Sailing home

Dumbarton Castle and Rock

For anyone who has sailed a boat, anywhere in the world, the joys of heading into a berth for the night, after an exhausting experience is very welcome. To view the scenery, on the route whether familiar or not, stays with you forever.

Erskine Bridge

Wemyss Bay, Ayrshire

“Late afternoon found the despondent Emeraldeers south east of Arran puttering up the Firth of Clyde in almost flat calm conditions, the sun scattering diamond like reflection on the surface of the sea. Their intended route would take them between Bute and the Cumbraes, past Wemyss Bay, with Dunoon on the port side then turning to starboard at Cloch, It was here, between the wide sandbanks, that they would enter the marked navigable channel in the Clyde Estuary. Greenock would then be passed to starboard, Dumbarton to port, until eventually passing under the Erskine Bridge they would continue up to the boatyard on the south bank of the River Clyde, at Govan”. (from Chp 63, No Room at the Boatyard, A Storm in any Port)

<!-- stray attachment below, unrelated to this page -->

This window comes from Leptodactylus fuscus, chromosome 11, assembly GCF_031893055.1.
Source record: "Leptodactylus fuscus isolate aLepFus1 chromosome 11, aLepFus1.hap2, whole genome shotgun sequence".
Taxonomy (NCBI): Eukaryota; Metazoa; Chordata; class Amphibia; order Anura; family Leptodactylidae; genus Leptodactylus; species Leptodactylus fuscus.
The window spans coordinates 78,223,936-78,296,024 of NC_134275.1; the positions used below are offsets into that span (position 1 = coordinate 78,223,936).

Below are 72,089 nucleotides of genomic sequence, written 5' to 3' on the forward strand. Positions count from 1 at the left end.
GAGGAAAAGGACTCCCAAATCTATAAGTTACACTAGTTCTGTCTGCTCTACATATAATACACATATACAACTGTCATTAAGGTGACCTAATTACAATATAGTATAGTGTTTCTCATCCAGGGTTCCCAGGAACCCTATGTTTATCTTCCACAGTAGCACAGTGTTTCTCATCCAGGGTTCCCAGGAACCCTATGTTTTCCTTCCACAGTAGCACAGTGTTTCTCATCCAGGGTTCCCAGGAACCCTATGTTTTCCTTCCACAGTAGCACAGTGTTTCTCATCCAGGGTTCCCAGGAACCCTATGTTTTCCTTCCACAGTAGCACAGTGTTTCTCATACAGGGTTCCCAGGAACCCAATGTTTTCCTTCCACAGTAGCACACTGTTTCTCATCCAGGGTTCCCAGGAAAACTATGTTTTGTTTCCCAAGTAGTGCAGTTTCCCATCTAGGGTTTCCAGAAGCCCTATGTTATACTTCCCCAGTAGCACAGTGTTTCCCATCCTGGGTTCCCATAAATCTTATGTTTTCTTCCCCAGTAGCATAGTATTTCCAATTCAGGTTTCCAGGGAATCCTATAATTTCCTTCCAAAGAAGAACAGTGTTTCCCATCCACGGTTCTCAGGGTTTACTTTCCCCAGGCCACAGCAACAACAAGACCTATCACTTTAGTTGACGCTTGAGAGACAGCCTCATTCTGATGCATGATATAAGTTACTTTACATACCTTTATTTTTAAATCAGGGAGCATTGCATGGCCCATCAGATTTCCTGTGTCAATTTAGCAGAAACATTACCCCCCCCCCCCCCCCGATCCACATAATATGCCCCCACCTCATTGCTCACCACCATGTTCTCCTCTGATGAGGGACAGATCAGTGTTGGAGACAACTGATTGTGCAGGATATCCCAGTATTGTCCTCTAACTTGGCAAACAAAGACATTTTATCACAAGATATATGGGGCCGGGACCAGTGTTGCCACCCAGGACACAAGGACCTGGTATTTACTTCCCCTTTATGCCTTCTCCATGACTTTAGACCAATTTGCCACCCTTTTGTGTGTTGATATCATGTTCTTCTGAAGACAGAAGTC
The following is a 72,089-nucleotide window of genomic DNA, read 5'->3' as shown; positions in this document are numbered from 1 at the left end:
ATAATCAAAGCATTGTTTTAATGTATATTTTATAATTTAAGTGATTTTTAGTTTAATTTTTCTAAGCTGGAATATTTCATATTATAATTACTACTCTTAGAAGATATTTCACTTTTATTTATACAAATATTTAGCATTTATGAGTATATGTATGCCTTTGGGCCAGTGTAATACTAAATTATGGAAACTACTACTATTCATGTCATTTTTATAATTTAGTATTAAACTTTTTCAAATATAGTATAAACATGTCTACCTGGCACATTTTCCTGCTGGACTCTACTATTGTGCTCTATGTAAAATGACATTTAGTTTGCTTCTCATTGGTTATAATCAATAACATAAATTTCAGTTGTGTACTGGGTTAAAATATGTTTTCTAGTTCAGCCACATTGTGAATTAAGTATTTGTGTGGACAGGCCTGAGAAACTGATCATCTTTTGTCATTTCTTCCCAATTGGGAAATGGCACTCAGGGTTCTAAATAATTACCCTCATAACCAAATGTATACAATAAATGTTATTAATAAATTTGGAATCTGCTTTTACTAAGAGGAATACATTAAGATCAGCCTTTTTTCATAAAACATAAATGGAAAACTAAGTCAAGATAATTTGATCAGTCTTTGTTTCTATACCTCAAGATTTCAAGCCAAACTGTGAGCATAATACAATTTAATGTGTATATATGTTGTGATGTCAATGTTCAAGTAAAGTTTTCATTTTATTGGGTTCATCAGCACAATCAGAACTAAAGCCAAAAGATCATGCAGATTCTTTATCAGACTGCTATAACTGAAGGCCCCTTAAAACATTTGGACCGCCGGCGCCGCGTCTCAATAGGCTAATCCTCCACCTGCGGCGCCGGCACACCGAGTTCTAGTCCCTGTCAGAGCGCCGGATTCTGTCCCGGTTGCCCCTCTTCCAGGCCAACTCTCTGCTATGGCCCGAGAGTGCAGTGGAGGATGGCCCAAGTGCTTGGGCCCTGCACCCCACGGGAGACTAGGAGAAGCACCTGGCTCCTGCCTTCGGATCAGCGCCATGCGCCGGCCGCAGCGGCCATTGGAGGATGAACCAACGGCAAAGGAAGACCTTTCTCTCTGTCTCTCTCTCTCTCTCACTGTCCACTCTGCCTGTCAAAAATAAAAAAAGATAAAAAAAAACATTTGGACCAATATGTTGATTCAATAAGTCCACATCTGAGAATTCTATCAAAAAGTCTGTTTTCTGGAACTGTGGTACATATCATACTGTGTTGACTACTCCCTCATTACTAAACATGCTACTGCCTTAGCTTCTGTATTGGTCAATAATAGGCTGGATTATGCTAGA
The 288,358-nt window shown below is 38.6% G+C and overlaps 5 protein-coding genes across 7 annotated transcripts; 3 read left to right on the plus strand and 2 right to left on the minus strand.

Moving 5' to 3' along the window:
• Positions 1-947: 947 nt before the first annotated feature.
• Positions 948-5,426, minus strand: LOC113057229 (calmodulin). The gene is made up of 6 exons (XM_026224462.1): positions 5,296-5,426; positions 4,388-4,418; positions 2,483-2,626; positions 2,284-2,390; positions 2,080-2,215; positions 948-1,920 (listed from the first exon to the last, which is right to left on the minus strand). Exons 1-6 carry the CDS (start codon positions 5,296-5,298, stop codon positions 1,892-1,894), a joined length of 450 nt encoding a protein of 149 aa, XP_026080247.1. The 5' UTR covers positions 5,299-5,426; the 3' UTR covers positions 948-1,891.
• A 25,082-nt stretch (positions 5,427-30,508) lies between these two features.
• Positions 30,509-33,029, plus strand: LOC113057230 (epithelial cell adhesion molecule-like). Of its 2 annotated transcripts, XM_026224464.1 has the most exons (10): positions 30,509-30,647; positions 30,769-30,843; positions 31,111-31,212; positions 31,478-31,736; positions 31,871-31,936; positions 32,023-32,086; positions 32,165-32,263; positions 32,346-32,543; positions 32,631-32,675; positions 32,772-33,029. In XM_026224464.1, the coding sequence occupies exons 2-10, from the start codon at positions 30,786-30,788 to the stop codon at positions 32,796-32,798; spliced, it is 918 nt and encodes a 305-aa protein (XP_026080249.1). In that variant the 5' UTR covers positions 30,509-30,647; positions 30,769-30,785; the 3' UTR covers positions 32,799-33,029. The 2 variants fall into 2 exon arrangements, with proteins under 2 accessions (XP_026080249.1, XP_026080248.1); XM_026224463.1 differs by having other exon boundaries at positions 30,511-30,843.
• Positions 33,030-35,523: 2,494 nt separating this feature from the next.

Wemyss Bay, Ayrshire
Govan, Glasgow

12 thoughts on “Sailing home

  1. Reblogged this on Craig's Blogs and commented:

    “Twenty years from now you will be more disappointed by the things that you didn’t do than by the ones you did do. So throw off the bowlines. Sail away from the safe harbor. Catch the trade winds in your sails. Explore. Dream. Discover.”
    – Mark Twain ??

    Liked by 1 person

Please feel free to leave a reply thank you

Fill in your details below or click an icon to log in: Logo

You are commenting using your account. Log Out /  Change )

Twitter picture

You are commenting using your Twitter account. Log Out /  Change )

Facebook photo

You are commenting using your Facebook account. Log Out /  Change )

Connecting to %s

This site uses Akismet to reduce spam. Learn how your comment data is processed.